Firstly, the repository must be cloned to it’s final location. We depend on conda internally for the Python environment and associated packages, so the directory will not be moveable.
git clone https://github.com/ichec/qnlp cd qnlp
Easy-mode: Docker (all platforms)
If you have Docker available on your system, the QNLP suite can be built atop a Ubuntu image using gcc. While we do not expect this to give the best performance, it can be useful as a means to test the functionality and play around.
docker build .
That’s it! To get access to the environment, use:
# In host docker run -p 8888:8888 -it <image_name> bash #on host # In container . /qnlp/load_env.sh jupyter notebook password jupyter notebook --ip 0.0.0.0 --no-browser --allow-root # server runs as root in image, but not host
Access the notebook server on `localhost:8888’ as per usual. Note, if you have a jupyter notebook server running at 8888 the above will fail. Change the ports to an unused set and try again.
As we do not support Windows directly, this is the preferred method to run on Windows platforms. If you are running WSL (Windows Subsystem for Linux) we expect that the Linux installation should work, but make no promises.
This is the preferred mode for installation, as we can better optimise the binaries through use of the Intel Compiler suite. If unavailable, we can also use gcc and/or clang. As a prerequisite for installation, we must have available the following toolkits and packages:
- Compiler toolkit with C++14 support, though C++17 preferentially (tested with icpc >= 2019u3, g++ >= 7.0, clang++ >= 9.0)
- MPI library and compiler wrappers (mpiicpc, mpicxx). We have tested successfully with Intel MPI, MPICH, and OpenMPI.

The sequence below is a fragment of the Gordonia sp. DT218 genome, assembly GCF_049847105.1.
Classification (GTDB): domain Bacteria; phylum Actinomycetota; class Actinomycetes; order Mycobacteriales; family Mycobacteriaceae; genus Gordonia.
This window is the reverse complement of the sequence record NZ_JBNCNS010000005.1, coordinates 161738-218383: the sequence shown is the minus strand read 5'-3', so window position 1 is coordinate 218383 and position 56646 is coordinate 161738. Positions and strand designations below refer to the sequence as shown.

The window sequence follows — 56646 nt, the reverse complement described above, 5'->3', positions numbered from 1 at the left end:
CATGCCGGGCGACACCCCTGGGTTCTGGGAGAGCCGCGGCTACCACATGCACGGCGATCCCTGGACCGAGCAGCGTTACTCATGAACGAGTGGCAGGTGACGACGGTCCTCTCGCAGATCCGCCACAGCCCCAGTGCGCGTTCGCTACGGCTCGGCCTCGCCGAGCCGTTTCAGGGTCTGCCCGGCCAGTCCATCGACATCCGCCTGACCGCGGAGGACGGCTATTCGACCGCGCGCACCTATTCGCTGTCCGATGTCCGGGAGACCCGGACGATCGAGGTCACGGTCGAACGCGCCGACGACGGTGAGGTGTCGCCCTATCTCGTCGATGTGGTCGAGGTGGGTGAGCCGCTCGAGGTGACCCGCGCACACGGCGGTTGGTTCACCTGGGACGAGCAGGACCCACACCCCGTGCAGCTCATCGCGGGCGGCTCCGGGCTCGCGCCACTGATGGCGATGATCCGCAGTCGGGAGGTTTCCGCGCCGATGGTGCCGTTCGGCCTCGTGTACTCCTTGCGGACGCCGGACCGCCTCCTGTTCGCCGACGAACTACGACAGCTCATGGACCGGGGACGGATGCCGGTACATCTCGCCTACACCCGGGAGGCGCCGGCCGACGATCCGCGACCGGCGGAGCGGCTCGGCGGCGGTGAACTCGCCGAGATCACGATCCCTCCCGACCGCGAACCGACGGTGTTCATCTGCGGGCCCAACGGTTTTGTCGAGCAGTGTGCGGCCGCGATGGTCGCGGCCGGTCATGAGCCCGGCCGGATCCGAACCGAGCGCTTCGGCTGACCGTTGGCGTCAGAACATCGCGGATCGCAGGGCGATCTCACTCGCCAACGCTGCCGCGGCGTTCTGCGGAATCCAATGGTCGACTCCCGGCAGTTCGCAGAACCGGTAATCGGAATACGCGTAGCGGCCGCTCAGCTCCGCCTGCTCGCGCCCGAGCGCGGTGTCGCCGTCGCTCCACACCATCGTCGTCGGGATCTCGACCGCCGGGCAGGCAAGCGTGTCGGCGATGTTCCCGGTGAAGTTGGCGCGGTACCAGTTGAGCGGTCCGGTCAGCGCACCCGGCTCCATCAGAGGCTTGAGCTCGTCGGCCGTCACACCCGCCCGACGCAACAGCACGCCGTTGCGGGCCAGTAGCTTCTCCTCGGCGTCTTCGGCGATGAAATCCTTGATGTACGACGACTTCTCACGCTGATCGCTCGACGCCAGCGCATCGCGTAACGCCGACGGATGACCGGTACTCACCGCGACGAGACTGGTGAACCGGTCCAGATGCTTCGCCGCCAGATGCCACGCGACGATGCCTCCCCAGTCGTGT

- CMake 3.15+ available here.
- Internet access on installation device. As some HPC nodes have no external access, it is recommended to install on login nodes to overcome this.
Before we can build the suite, we must acquire some dependencies. The file
setup_env.sh performs this purpose, acquiring all the necessary packages, setting up the conda Python environment, and the runtime environment variables. Upon installation, a
load_env.sh file is created, which when sourced sets all associated paths and variables.
As there can be many different cases of needs and uses for the QNLP library, we have added many features that can be built in by enabling CMake build flags. The set of available parameters are
-DENABLE_TESTS=1: Builds the suite of unit and integration tests for the library using catch2.
-DENABLE_LOGGING=1: Builds support for gate call logging. I/O slows down computation, but the output can be used in conjunction with the Python
circuit_printer.pyscript to output a latex-compilable circuit (uses
-DENABLE_PYTHON=1: Enable build of the QNLP Python bindings using
pybind11. These will be installed into the associated conda environment
intel-qnlp, and available upon sourcing
-DENABLE_MPI=1: Enable the MPI build. While MPI compiler wrappers are always required to build the library, by setting this to
0we can use an OpenMP variant of the backend library, with the threads controlled by
OMP_NUM_THREADS=<set number of threads here>. MPI should be enabled for distributed usage, or on systems with large processor counts. For smaller systems (laptops and desktops), OpenMP is preferred.
-DIqsMPI=1: This should be enabled if